New California Employment Laws Effective on Passing in 2012 or on January 1, 2013 for all California Employers
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By Marla Merhab-RobinsonPartners, Edge International
Californiaâs myriad of employment laws apply to all employers, with the exception of certain statutes which are applicable only if the employer has a minimum number of employees. Law firms can find themselves like the cobbler with holes in his shoes or the plumber with his own leaky faucet if they donât take the time to learn the employment laws that others assume they know. By way of example, international law firm Greenberg Traurig LLP has recently been sued for gender and pay discrimination by a plaintiff seeking $200 million. Many will recall what was at the time one of the largest punitive awards in a sexual harassment case against law firm giant Baker & McKenzie. The point here is, to protect your firm you need to be proactive. To be proactive, you need to know employment law. This article will describe the new laws for 2013 as well as those adopted in 2012 that went into effect immediately on passage.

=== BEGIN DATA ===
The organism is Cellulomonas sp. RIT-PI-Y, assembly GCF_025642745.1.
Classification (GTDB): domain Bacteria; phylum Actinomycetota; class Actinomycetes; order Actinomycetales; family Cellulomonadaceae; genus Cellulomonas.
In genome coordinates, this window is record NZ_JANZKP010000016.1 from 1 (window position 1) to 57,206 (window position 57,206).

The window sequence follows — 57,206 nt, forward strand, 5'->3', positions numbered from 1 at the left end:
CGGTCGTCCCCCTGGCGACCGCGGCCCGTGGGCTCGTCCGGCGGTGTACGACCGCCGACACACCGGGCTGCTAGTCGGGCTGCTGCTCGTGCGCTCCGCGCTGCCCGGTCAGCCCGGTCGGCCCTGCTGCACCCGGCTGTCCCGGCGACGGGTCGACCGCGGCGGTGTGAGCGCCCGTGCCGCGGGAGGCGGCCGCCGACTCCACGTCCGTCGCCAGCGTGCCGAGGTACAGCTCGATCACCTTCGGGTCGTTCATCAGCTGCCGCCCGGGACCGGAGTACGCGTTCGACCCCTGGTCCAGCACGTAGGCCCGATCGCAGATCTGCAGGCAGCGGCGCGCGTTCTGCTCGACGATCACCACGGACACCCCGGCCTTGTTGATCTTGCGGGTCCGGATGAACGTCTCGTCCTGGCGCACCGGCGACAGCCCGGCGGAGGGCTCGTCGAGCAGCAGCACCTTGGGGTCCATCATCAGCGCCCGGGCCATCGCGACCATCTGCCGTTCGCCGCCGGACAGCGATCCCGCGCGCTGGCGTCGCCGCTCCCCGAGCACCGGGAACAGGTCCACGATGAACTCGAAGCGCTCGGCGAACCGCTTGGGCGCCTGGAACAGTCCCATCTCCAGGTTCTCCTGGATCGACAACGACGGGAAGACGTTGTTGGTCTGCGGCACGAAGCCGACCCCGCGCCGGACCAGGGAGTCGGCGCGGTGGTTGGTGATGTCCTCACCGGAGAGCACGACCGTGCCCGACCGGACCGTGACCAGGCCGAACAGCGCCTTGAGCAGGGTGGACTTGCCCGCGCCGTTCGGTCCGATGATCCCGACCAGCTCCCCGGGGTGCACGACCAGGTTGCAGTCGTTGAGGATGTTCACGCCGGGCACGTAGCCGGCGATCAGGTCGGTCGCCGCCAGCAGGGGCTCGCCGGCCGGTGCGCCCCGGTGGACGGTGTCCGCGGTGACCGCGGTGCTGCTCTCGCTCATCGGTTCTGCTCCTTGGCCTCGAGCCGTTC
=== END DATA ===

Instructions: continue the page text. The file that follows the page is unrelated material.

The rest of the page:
Breastfeeding at the Workplace Protected from Discrimination. AB 2386 (Stats 2012 ch. 701) expands the Fair Employment and Housing Actâs (âFEHAâ) definition of sex set forth in California Government Code § 12926(q) for purposes of discrimination protections to include "breastfeeding" and "medical conditions related to breastfeeding". The law was determined to be âdeclaratory of existing lawâ meaning it was effective immediately on passage (September 28, 2012). Proactive employers should immediately update their employee handbooks to reflect the broadened scope of FEHA.